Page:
“Katie, you’re going to die when I tell you what I did the other day.  I’m so embarrassed over what happened that I don’t even want to tell you.  (She certainly had my attention now – she continued)  I was  driving morning carpool, enjoying the ride and talking with my son, when it happened.  I made a turn from a stop sign, and as I turned, I noticed an older gentleman walking his dog in the middle of the other lane.  As I got closer to him, I could see he noticed me as well, because he was screaming at me to slow down and obnoxiously waving his hands to emphasize his anger with me.  As I passed by, completely annoyed at the ugliness I had just witnessed, I couldn’t help myself –  I had to turn around and give that man a piece of my mind.  After all, I wasn’t speeding, and he was walking in the middle of the road!  As I rolled down my window to make him see the error of his ways, my plan backfired.  Embarrassingly enough, we ended up having a shouting match with absolutely no resolution.  As I drove away from him, I was so mad at myself for turning around!  I should have let it go.  But, I didn’t!  Instead, I let his mean get all over me!”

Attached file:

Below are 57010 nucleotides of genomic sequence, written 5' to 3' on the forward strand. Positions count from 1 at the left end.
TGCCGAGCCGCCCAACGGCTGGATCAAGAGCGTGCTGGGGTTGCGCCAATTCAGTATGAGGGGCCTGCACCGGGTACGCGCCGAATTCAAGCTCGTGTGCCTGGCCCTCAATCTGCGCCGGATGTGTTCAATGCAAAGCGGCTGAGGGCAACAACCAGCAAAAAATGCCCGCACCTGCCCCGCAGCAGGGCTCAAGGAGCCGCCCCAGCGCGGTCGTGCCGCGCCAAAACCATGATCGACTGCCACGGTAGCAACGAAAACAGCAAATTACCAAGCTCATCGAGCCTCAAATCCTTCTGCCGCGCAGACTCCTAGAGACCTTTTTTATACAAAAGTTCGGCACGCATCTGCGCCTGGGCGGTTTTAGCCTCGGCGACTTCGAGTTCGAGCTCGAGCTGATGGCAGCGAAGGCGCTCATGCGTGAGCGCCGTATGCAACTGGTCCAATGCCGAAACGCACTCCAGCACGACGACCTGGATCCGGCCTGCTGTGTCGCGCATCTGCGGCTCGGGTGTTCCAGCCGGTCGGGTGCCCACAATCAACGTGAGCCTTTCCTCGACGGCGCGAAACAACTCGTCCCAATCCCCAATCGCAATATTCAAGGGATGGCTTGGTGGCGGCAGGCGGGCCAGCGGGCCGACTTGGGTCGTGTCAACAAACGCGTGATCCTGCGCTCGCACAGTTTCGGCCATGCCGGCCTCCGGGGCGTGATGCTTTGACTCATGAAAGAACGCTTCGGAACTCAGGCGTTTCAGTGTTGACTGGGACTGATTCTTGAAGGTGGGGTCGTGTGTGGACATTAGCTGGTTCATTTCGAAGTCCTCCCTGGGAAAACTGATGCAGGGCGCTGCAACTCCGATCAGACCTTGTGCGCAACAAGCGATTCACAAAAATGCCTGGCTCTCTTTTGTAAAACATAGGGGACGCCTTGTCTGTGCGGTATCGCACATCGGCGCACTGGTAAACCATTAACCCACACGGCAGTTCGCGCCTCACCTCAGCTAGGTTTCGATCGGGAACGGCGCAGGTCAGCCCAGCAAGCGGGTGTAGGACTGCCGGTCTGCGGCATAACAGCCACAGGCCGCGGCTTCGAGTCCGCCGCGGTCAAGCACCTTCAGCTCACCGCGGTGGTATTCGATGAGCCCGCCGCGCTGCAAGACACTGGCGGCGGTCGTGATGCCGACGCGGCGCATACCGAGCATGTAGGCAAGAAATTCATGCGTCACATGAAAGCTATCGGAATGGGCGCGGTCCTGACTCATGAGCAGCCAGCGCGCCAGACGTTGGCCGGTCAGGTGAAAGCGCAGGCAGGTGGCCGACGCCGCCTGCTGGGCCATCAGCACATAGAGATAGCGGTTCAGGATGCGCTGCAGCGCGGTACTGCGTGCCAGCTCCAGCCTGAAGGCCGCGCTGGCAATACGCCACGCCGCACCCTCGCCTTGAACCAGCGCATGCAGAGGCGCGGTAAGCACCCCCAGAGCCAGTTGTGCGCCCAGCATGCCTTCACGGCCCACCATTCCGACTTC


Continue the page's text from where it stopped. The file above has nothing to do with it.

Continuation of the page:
Can you relate? Oh, how I can! I loved her analogy “I let his mean get all over me!”  Have you ever let someone’s mean get all over you?  I have many times.  It’s certainly not something I’m proud of, it’s just the truth.   As a result of my retaliations, I always had regrets.   Regret for not holding my tongue.  Regret for not having self-control.  Regret for not honoring my heavenly Father with my actions.  It reminds me of James’ words, “If anyone considers himself religious and yet does not keep a tight rein on his tongue, he deceives himself and his religion is worthless…With the tongue we praise our Lord and Father, and with it we curse men, who have been made in God’s likeness.  Out of the same mouth come praise and cursing.  My brothers this should not be” (James 1:26, 3:9-10).  No, it should not be.  Mean for mean is unspiritual.  But, how do we fight our flesh?  Simply put, as followers of Christ, we must be willing to accept the offenses of others with humility and silence our precious pride.